��coincide, as in the case of the plaintive air ' Morva Rhuddlan 1 (Rhuddlan Marsh). 'At this time,' says Parry in his 'Royal Visits,' 'a general action took place between these parties, upon Rhuddlan Marsh, Flintshire. The Welsh, who were com- manded in this memorable conflict by Caradoc, King of North Wales, were defeated with dread- ful slaughter, and their leader was killed on the field. All who fell into the hands of the Saxon Prince were ordered to be massacred. According to tradition, the Welsh who escaped the sword of the conqueror, in their precipitous flight across the marsh, perished in the water by the flowing of the tide.' Tradition says that the plaintive melody, ' Morva Rhuddlan,' was composed by Caradoc's Bard immediately after the battle, A.D. 795.
Morva Rhuddlan. (The Plain of Rhuddlan.) Mournfully.
�� ��One of the finest melodies of this class is Davydd y Garreg Wen David of the White Rock ; and although there is no historical account concerning it, it is, nevertheless, supposed to be very ancient. Tradition says that a Bard of this name, lying on his deathbed, called for his harp, composed this touching melody, and desired that it should be played at his funeral.
Davydd y Garreg Wen. (David of the White Rock.) Plaintively.
The following is also one of the most pathetic melodies, and supposed to be very ancient.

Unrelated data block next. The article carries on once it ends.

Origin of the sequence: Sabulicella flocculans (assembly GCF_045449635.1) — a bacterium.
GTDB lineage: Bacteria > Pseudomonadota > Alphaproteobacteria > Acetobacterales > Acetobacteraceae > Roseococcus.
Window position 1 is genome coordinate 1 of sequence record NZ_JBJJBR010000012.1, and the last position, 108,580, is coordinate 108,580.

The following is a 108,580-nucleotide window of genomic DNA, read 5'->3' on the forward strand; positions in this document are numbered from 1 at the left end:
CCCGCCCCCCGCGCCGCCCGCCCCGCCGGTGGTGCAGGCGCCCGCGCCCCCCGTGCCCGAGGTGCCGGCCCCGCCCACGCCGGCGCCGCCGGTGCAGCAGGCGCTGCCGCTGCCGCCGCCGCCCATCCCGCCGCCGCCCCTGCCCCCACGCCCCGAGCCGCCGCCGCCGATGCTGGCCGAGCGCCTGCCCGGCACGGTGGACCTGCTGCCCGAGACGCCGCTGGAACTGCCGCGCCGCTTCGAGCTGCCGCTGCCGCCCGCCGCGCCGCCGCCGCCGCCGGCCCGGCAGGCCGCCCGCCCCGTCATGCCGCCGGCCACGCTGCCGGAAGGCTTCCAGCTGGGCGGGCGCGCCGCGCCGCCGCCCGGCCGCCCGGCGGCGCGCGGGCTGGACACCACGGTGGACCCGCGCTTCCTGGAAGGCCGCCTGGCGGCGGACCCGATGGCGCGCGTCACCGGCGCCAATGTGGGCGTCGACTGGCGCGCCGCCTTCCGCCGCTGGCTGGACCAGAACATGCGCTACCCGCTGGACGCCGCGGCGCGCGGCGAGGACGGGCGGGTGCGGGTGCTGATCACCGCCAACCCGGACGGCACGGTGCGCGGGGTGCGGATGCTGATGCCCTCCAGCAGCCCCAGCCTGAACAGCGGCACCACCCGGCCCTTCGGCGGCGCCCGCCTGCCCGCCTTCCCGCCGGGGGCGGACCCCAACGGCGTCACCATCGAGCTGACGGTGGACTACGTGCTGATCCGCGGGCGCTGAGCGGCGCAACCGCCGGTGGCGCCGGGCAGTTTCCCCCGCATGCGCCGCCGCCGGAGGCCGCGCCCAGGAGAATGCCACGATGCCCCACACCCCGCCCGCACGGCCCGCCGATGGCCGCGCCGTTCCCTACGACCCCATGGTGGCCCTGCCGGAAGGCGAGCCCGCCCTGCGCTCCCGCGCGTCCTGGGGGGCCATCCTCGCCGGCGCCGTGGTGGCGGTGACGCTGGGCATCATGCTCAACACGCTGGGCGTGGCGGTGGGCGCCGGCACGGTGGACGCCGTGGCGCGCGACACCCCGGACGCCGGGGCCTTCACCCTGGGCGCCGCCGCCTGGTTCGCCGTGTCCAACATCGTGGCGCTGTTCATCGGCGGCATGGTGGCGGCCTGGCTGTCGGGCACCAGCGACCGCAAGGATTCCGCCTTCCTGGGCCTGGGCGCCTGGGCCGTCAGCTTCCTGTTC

Torriad y Dydd. (The Dawn of Day.) Andante. tr
���There is no denying that Welsh music is more artistic than either that of the Scotch or the Irish, and on that account it may, to a superficial observer, appear more modern ; but to those who are acquainted with the harp, the national in- strument of Wales, with its perfect diatonic scale, the apparent inconsistency disappears. This is admitted by the most eminent writers on music, among others, by Dr. Crotch. In the first volume of his Specimens 1 of the various styles of music, referred to in his course of lectures, he writes as follows :
British and "Welsh music may be considered as one, since the original British music was, with the inhabi- tants, driven into Wales. It must be owned that the regular measure and diatonic scale of the Welsh music is more congenial to the English taste in general, and ap- pears at first more natural to experienced musicians* than those of the Irish and Scotch. Welsh music not only solicits an accompaniment, but, being chiefly com- posed for the harp, is usually found with one; and, indeed, in harp tunes, there are often solo passages for the bass as well as for the treble. It often resembles the scientific music of the 17th and 18th centuries, and there is, I believe, no probability that this degree of refinement was an introduction of later times. . . . The- military music of the Welsh seems superior to that of any other nation. ... In the Welsh marches, ' The March of the men of Har.lech,' ' Captain Morgan's March,' and also a tune called 'Come to Battle,' there is not too much noise, nor is there vulgarity nor yet misplaced science. They have a sufficiency of rhythm without it* injuring the dignified character of the whole.
We give the melodies of the three marches mentioned.
Rhyfelgyrch Gwyr Harlech. (March of the Men of Harlech.) 2
��� �� ��i See vol. 111. p. 648-650.
a Many alterations have recently crept Into the ordinary version*, of this tune ; but the above is the form in which It Is given by Edward Jones in his Bellclu of the Welsh Bards,' 1791.